This story was produced during ThreeSixty Journalism’s 2020 Digital Media Arts Camp, in partnership with the Center for Prevention at Blue Cross Blue Shield of Minnesota and Padilla. Health equity was the theme, with a focus on racism as a public health issue.
I interviewed Leah Salgado who is the deputy director of IllumiNative.
IllumiNative is a racial and social justice organization.
They use narrative change to amplify Native voices, combat negative narratives about Native people and build visibility for Native Americans.
A large focus of their organization is eliminating mascots that depict Native Americans.
From high school to the pro level, there is still a ridiculous amount of offensive team mascots and names against Native Americans.
During the creation of this project, I came across many technical issues, including all my work and programs crashing, multiple times. It was incredibly frustrating. Eventually, I ended up editing most of my project from my phone. All of the technical difficulties were one of the hardest parts of this project for me.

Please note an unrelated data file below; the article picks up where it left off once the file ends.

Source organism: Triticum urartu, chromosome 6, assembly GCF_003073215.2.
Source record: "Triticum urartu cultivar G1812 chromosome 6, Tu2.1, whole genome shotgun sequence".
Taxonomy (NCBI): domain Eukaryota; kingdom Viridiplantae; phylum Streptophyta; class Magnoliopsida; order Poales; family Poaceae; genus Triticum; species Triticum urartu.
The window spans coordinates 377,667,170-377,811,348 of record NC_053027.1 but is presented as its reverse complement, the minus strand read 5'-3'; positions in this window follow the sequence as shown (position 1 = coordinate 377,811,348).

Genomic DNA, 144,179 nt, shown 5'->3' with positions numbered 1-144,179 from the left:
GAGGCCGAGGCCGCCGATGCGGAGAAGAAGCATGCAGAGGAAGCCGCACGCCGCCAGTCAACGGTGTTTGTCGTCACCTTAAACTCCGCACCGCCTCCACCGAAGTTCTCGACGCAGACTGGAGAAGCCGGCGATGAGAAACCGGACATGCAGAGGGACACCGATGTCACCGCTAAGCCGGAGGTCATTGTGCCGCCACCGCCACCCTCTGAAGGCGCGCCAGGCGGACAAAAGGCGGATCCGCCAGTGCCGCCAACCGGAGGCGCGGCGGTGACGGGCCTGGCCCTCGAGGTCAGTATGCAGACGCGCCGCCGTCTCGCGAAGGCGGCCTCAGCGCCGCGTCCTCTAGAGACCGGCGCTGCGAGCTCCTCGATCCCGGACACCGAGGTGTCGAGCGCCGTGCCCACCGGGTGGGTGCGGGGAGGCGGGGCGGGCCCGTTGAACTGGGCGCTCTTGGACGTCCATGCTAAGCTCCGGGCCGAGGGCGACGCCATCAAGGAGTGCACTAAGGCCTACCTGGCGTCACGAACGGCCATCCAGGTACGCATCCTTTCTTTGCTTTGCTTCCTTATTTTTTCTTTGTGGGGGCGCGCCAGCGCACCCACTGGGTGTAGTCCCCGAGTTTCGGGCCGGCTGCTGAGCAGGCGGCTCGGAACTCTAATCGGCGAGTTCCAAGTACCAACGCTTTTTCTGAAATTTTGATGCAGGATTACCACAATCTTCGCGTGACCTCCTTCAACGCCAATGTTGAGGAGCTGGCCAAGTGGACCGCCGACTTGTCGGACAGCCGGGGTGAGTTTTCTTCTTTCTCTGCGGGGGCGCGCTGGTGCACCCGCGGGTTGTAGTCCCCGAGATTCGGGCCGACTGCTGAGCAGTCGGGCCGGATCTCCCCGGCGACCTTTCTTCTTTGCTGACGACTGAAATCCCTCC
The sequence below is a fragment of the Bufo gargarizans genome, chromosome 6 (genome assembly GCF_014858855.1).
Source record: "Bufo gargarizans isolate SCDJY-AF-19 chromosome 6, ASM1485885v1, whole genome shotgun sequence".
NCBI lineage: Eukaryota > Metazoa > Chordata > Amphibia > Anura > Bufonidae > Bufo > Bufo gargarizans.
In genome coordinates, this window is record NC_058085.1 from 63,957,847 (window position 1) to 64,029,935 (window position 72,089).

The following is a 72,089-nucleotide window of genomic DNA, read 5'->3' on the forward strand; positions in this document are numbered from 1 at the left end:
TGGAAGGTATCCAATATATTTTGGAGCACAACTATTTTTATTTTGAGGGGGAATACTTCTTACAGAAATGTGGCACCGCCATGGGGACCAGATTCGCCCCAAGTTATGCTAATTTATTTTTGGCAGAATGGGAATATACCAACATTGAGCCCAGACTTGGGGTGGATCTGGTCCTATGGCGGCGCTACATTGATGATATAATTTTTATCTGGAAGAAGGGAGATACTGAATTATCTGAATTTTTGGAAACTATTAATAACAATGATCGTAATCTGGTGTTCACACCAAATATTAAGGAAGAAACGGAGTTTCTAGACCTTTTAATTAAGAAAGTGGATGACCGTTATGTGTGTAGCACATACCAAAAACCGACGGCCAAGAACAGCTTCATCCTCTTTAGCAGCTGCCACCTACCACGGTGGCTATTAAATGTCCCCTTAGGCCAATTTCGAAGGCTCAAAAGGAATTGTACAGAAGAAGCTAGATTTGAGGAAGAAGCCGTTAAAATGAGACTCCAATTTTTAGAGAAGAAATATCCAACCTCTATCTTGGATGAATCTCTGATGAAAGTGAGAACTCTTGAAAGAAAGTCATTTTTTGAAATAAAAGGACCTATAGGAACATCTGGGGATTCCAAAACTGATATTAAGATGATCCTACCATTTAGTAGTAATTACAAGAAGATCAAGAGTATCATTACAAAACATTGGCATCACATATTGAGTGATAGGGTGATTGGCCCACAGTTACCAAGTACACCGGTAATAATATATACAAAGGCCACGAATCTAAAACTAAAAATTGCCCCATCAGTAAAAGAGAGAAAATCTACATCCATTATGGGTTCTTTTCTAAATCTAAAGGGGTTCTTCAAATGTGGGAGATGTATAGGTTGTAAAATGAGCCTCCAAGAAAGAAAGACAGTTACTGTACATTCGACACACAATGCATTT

I also learned the important lesson to record on more than one device, as my computer’s recording of the interview was not as high quality as I would have liked. It also picked up a lot of background noise I needed to edit out of the recording.
I’d like my listeners to take away a new passion for eliminating these mascots. I want them to now be informed on how these caricatures and names go far beyond just being a mascot, and how they negatively affect Native American people.
My biggest takeaway from this project is that although I knew offensive mascots had a large negative effect on the Native community, it is even deeper than I previously thought.
Native American youth are seeing their identities and culture mocked, appropriated and diminished in their own country starts at birth.
This has large impacts on their cultural identity and lives as a whole. These mascots also dehumanize Native Americans to non-Native people and diminish them to just a mascot or a thing of the past. Native Americans and their culture are not a thing of the past, they are very much still here and very much alive. Their culture and their humanity should be respected.